Threat of Bidding War Over Maytag Maytag, maker of household appliances and Hoover vacuums, may become the target of a bidding war. So far, three companies or investment groups have placed bids, with the latest coming Sunday from Whirlpool. While Maytag shares have risen, they are still below 2004 levels. Maytag's board backs an earlier proposal from the Ripplewood Investment Group. NPR's Jack Speer reports.

Threat of Bidding War Over Maytag

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MELISSA BLOCK, host:

From NPR News, this is ALL THINGS CONSIDERED. I'm Melissa Block.

ROBERT SIEGEL, host:

And I'm Robert Siegel.

Suddenly Maytag is a hot property. The struggling appliance maker now has three bidders chasing after it and could become the target of a bidding war. The latest to enter the fray is Whirlpool, which yesterday announced it would pay $17 a share for Maytag. That adds up to $1.3 billion. Whirlpool's cash and stock offer trumps two outstanding bids, one of which Maytag's board has already recommended to shareholders. NPR's Jack Speer reports.

JACK SPEER reporting:

You might know Maytag from its appliances or from its commercials featuring the lonely Maytag repairman, but investors know Maytag as a company that's fallen on hard times. The company has seen its share of the appliance market steadily shrink over the last decade. Laura Champine is a home products analyst with Morgan Keegan.

Ms. LAURA CHAMPINE (Morgan Keegan): I think what's truly driving this deal is Maytag's stock had been trading at a 15-year low because steel prices were killing them. Hoover was falling apart as a direct result of competition from China and Wal-Mart making a big push in the space and that they'd also lost some share in major appliances.

SPEER: Maytag, one of the oldest names in the business, has slipped to around 15 percent of the US appliance market. Whirlpool is much stronger with a market share approximately twice the size of Maytag's. Combining the two might seem natural, but until recently no one in the industry thought that was possible. Again, analyst Laura Champine.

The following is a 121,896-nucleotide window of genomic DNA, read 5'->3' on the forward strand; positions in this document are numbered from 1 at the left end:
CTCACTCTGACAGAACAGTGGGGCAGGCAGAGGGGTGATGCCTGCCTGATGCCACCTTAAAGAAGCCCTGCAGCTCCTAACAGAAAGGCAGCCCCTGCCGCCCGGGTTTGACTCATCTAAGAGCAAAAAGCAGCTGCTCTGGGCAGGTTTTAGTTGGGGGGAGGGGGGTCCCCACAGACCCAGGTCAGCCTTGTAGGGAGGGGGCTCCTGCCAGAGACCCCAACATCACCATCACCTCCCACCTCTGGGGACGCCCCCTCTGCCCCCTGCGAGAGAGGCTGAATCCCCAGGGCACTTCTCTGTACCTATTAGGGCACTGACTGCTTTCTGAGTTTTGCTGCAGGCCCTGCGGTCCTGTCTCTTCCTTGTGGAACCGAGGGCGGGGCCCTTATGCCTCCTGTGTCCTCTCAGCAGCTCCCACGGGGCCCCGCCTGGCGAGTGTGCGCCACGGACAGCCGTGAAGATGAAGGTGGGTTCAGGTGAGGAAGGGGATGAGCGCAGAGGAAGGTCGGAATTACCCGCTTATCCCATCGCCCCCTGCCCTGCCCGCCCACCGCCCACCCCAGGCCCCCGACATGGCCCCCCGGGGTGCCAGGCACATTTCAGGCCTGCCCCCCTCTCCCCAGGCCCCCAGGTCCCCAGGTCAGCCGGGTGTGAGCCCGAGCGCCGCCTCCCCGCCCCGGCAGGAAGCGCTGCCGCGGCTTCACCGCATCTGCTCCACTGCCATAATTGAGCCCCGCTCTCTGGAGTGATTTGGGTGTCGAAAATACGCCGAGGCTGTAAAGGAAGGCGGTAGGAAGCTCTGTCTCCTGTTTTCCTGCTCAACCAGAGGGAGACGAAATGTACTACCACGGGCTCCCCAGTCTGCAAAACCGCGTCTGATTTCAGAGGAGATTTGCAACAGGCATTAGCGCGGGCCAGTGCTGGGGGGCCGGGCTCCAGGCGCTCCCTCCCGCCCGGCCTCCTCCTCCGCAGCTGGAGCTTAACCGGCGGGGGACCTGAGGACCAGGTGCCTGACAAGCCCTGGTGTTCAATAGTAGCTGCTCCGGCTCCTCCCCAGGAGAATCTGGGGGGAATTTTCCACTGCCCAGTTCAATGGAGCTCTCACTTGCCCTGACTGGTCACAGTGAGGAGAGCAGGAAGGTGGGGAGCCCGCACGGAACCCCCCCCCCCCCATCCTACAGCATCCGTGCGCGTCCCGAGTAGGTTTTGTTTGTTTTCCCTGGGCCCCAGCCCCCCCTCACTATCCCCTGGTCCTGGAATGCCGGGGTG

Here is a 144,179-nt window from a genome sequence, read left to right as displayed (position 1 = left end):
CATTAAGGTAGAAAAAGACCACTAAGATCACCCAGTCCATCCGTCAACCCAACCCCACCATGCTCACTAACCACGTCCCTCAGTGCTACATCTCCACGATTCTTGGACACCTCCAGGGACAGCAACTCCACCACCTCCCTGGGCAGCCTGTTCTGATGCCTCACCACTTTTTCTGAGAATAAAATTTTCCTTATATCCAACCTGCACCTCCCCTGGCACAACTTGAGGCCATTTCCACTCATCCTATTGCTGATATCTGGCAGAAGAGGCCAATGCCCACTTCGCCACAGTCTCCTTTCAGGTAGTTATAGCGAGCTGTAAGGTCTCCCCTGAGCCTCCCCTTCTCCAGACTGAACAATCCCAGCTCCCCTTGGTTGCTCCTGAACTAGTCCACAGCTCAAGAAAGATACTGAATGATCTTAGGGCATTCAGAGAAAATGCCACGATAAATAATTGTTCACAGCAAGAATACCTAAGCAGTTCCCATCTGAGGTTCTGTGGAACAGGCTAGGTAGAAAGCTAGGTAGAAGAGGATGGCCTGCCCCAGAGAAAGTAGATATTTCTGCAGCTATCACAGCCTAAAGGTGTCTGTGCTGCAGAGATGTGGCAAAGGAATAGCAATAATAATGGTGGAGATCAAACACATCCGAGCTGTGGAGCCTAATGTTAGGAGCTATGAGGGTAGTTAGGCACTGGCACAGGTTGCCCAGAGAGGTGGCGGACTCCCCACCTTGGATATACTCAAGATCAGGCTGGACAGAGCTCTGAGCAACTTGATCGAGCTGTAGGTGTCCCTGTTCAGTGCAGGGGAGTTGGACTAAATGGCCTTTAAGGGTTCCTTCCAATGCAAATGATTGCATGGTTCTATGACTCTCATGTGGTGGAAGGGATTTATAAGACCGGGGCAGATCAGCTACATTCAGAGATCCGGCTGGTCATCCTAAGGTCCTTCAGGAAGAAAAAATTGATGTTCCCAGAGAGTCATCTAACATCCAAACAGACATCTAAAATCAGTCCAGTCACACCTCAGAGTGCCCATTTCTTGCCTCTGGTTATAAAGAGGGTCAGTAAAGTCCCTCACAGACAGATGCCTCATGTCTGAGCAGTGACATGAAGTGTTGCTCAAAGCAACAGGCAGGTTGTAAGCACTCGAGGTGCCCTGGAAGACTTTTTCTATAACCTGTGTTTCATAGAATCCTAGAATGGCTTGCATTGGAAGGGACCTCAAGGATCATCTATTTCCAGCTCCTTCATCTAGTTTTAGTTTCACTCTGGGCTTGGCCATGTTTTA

Ms. CHAMPINE: Most industry observers had assumed that a Whirlpool, Maytag combination would never make it past regulators given that together the company is roughly 50 percent of the US appliance market.

SPEER: In washers and dryers the combined market presence of the two companies would be even larger. But speaking with analysts during a conference call today, Whirlpool CEO Jeff Fettig downplayed that.

Mr. JEFF FETTIG (Whirlpool CEO): As we've evaluated this from an antitrust standpoint, we believe an acquisition of Maytag by Whirlpool will actually enhance this already very dynamic and competitive environment for all product categories in which both Whirlpool and Maytag compete.

SPEER: And, Fettig said, for stockholders and for consumers the deal also makes sense, representing a hefty premium over another offer for Maytag submitted by a New York-based investment group.

Mr. FETTIG: For Maytag shareholders our proposal is clearly superior. Not only will they receive a significant premium over the trading proposal, but they will also get an opportunity to share in the upside potential of the combined company through a continuing investment in Whirlpool.

SPEER: Whirlpool says it will pursue its bid for Maytag while checking out the company's financials. The tentative Whirlpool offer would also top an offer from an investment group that includes China's Haier Group and comes as Chinese companies have sought to acquire several US manufacturers. It's not clear whether the fact a Chinese firm has expressed an interest in Maytag means a proposed merger of the number one and number three US appliance makers would face any easier time with federal antitrust regulators. Jack Speer, NPR News, Washington.

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